"What a tragedy," laments Jay's father, Ernest, a Vietnam veteran and Methodist minister. "We don't know until the detectives finish their investigation and the medical examiner's [findings] if he committed suicide or what?"
Meredyth Jay, a Navy veteran, says her younger brother drank alcohol to ease his invisible injuries.
"He did mention a few times that he did see a couple of his friends get killed," she tells us from her father's home in Laurel. "But that was the extent. He really didn't go into detail about it because the way his face started looking. So, I'd just leave him alone and after a while, he didn't talk about it at all."
Arlester lived in Forestville. Meredyth says she spoke to him on the phone March 11 and he agreed to go to rehab.
"By the time I got there, within 20 minutes of me speaking with him, he was gone," she tells us. "I went inside the apartment. The cat was gone. He was gone. The car was gone. I tried to call him, but it went straight to voice mail after that."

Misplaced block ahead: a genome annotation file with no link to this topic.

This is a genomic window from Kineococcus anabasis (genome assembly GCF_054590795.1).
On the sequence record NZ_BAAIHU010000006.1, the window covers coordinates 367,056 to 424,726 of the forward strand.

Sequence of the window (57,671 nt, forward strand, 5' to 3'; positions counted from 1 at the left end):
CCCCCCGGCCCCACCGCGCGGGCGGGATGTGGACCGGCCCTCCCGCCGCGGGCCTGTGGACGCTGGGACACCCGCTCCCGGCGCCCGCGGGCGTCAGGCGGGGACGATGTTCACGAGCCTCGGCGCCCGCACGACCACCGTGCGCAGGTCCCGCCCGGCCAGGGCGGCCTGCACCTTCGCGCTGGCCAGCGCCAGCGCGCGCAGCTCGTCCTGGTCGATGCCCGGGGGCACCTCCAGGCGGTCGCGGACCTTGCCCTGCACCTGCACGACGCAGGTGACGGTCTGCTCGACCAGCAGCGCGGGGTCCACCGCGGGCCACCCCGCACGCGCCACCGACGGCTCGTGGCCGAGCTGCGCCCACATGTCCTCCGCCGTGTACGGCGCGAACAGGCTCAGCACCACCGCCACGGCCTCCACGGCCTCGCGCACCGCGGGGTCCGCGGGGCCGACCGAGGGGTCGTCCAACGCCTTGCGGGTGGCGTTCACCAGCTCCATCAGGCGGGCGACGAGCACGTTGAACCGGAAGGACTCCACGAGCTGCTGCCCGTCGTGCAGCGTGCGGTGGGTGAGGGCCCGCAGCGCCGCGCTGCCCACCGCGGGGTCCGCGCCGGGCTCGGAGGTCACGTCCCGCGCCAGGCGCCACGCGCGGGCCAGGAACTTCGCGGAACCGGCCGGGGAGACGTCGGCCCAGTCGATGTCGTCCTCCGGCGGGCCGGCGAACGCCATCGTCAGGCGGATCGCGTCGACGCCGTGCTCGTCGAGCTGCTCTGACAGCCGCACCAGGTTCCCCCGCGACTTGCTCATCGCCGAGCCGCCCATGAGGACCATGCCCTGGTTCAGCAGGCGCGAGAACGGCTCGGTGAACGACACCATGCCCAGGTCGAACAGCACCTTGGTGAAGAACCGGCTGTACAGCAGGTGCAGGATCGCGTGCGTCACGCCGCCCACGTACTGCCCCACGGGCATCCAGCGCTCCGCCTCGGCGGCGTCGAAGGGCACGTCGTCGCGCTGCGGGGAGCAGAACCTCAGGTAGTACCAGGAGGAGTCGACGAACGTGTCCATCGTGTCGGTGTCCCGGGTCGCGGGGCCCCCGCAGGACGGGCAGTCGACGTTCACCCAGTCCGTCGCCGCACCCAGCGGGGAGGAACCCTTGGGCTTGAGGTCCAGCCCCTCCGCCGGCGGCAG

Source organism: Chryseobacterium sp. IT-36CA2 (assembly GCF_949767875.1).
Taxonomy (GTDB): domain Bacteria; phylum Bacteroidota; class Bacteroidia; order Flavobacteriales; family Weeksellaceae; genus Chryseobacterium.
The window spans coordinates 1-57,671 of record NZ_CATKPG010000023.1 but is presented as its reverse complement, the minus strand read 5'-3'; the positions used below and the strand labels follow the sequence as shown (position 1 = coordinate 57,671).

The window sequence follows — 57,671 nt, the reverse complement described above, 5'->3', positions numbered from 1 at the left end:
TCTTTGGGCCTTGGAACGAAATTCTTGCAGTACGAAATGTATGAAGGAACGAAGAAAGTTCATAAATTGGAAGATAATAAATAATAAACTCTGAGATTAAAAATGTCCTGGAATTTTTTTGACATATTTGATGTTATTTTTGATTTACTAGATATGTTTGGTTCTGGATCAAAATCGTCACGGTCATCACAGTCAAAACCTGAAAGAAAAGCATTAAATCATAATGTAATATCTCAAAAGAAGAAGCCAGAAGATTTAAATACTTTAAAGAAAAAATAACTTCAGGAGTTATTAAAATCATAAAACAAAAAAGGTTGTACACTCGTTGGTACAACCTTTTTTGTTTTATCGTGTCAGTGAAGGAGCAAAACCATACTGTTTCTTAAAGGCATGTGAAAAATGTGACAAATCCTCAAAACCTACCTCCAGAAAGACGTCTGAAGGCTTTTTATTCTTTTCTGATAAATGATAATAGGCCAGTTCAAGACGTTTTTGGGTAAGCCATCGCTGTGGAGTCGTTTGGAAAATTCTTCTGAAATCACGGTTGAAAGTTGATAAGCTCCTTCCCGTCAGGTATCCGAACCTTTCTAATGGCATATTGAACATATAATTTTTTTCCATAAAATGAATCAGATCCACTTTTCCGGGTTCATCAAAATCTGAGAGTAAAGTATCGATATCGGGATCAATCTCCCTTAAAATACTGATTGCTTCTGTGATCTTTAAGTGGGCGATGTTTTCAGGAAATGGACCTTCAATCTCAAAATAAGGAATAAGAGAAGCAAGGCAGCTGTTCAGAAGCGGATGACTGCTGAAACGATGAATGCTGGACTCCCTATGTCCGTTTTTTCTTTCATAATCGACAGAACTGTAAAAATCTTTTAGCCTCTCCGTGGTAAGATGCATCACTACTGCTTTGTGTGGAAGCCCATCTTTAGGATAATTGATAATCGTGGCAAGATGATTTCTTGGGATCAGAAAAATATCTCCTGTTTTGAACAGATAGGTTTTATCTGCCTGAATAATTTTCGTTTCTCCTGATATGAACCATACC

The family filed a missing person report a few days later.
Fellow Iraq War veteran Que James lives in an apartment building next to Arlester's, but didn't know him.
An Army veteran who left the military in 2007, James says she, too, suffers from PTSD.
"I have some friends that actually committed suicide and they were suffering through PTSD and people don't know,” she says. “You don't see the symptoms on the outside, but it's real. It's real. And the symptoms, they linger, they linger. And I'm just starting to work through it. Just starting to get seen (at the VA) on a regular basis."
Arlester Jay's family says they will not finalize funeral plans until his remains are released by the D.C. medical examiner.